3. Don’t let others dictate your life
If you don’t want to live a normal life where you go to a job you hate just so you can enjoy your weekends and get two weeks to vacation every year… then don’t do it. It’s as simple as that. Read The Four Hour Work Week by Tim Ferriss or other inspirational blogs about creating a lifestyle around a business you want to live. No excuses, just do it already.
cj: after the read, pop back up here and watch Tim Ferriss on chasejarvisLIVE for more inspiration on living a life you love:
4. Focus on relationships
You can accomplish anything with the right relationships both personally and professionally. People don’t care as much about what you know as they do on how much you care about them.
5. Feel your fears and do them anyways
My friend and sports psychologist Dr. Jeff Spencer told me this once and it stuck with me. Elite athletes feel fear just like everyone else, but they channel that fear to fuel their spirit and passion for competition.
cj: here’s a great example of channeling fear into supreme expression and creativity.
6. Eat clean & Sweat daily
I used to eat whatever I wanted and it didn’t matter as much when I worked out 6 hours a day. I still love my gelato from time to time, but I’m all about eating as much organic foods, experimenting with cleanses, and drinking green juice as possible. Focus on what works for you, but educate yourself on what you put in your body.
7. Attract great coaches
I’d be an angry, messed up kid still if I didn’t have amazing coaches and mentors. They knew how to get the most out of me and teach me about letting go of ego, working with a team, sacrifice, and so much more. The world is a better place because of great coaches. Find one for every aspect of your life and ask them to push you to get better every day.
8. Don’t let failure hold you back [Don’t worry so much”]
“I’ve failed over and over and over again in my life and that is why I succeed”. -Michael Jordan You have to take the shot to succeed. And trust me, you’re going to miss. A lot. But if you’re afraid of that failure it’s going to hold you back. Take the shot.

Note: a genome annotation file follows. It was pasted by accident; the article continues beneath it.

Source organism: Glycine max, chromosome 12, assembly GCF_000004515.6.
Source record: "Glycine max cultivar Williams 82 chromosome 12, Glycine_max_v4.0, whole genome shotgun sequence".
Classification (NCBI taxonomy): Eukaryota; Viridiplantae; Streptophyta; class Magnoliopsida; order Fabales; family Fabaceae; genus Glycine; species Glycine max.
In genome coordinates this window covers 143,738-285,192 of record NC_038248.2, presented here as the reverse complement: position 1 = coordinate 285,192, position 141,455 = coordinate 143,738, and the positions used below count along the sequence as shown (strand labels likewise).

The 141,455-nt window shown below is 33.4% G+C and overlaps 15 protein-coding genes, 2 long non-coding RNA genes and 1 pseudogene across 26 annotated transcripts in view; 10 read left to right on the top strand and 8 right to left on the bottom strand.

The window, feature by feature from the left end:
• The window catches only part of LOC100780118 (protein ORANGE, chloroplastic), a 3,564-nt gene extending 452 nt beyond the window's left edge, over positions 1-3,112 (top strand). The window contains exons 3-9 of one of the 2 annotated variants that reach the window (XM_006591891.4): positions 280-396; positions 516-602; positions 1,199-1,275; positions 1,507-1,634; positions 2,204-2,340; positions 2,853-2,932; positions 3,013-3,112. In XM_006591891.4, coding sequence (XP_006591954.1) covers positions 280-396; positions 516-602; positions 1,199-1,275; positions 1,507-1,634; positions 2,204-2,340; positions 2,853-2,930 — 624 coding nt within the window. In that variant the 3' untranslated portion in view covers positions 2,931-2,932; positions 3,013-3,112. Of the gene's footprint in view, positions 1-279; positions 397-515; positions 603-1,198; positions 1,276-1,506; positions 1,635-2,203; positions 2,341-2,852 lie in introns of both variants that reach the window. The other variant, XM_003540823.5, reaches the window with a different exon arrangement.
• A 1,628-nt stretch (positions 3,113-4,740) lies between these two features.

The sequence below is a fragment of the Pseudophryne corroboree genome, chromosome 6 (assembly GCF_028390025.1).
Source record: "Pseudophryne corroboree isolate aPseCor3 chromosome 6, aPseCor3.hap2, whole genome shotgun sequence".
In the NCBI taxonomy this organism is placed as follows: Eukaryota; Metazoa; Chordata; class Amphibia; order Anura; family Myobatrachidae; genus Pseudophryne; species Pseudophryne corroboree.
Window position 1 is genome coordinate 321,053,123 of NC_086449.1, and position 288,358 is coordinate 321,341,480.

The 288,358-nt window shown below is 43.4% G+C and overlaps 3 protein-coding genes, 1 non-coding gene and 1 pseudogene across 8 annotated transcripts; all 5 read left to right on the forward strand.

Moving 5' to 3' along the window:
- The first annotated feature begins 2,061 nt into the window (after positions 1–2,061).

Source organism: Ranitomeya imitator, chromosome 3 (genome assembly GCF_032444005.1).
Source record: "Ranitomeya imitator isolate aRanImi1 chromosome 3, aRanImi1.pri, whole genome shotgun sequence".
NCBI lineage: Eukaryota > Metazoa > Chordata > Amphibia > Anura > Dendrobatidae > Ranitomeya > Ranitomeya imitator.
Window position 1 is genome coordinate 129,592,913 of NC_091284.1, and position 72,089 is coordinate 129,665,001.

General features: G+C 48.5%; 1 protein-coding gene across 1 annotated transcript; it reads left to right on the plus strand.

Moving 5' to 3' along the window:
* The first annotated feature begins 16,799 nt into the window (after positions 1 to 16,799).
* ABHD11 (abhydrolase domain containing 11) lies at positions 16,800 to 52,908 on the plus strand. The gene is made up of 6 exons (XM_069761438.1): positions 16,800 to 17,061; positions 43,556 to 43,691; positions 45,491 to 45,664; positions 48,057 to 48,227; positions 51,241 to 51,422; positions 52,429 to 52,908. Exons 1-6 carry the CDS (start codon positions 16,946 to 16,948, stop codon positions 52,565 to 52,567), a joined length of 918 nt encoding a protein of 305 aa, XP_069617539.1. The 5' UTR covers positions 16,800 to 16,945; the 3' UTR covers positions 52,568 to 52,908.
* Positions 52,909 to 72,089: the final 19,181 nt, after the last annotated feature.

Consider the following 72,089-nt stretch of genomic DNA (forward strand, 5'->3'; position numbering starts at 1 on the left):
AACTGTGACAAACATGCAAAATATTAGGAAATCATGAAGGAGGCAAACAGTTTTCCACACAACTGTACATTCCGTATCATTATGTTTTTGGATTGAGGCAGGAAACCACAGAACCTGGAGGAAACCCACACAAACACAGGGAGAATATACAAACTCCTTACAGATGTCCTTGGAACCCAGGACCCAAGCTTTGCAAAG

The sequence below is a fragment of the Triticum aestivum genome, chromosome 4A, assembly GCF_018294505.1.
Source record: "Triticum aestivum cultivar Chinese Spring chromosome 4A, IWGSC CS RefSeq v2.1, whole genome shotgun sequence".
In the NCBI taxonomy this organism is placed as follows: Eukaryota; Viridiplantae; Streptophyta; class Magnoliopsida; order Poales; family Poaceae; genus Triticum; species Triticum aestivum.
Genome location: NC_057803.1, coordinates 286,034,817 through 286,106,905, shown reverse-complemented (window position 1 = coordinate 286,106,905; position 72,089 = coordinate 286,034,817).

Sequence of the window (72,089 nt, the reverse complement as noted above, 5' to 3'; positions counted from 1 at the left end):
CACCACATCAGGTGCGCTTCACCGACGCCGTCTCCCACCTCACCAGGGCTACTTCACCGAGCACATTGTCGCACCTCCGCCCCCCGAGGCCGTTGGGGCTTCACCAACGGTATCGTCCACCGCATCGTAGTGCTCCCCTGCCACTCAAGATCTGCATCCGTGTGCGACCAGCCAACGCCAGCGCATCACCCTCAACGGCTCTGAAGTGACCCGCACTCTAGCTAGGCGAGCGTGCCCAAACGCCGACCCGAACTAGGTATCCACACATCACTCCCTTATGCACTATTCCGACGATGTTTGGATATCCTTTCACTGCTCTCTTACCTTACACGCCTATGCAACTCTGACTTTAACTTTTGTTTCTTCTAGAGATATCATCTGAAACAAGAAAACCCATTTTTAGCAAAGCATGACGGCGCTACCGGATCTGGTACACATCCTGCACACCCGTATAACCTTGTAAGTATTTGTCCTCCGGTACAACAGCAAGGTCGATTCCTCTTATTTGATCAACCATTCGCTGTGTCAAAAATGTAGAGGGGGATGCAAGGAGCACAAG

cj: we sometimes let failure — and fear of failure — give rise to false barriers. Here’s what happens when you dispense with the barriers and create in the face of possible failure. Also – here’s a talk I just gave about this subject…
9. Pay off your debts
Some debt is good for building credit, minimizing risk, and so on, but there are some debts that weigh most people down from truly following their passion and living an amazing life. Pay off the debts that weigh you down as it’s an amazing feeling once you do. Read this book by Ramit Sethi for help on this. (Alternatively, read this guest post by Ramit on Business Essentials for Photographers + Creatives.)
10. Be extremely grateful for what you have
I was a pain in the ass most of my childhood, always mad at the things I didn’t have. Things shifted drastically in my 20′s where I started putting an emphasis in gratitude. Focus on the good you do have, not the things you lack. Drop your attitude and make a gratitude list. It will do wonders.
cj: 100% agree on regularly adding to the gratitude list. Gratitude writing is one of the 5 types of writing that can make photographers more creative.
There you have it.
Well, since I always try to be the dumbest person in the room, I’ve learned to ask the right questions. The right questions ignite innovation, solve problems, create marriages and powerful partnerships, and help us live a better life.
Also, since I learn from everyone — especially my readers, I’d love to hear your answer to my question. It doesn’t matter how old are you, what’s one thing you’d tell your younger version of yourself?
Lewis Howes is an author, a former professional athlete (arena football), a current member of the US National Team Handball squad and a self-styled “Lifestyle Entrepreneur.” He also wants you to know that you rock. Seriously. Follow Lewis across these channels: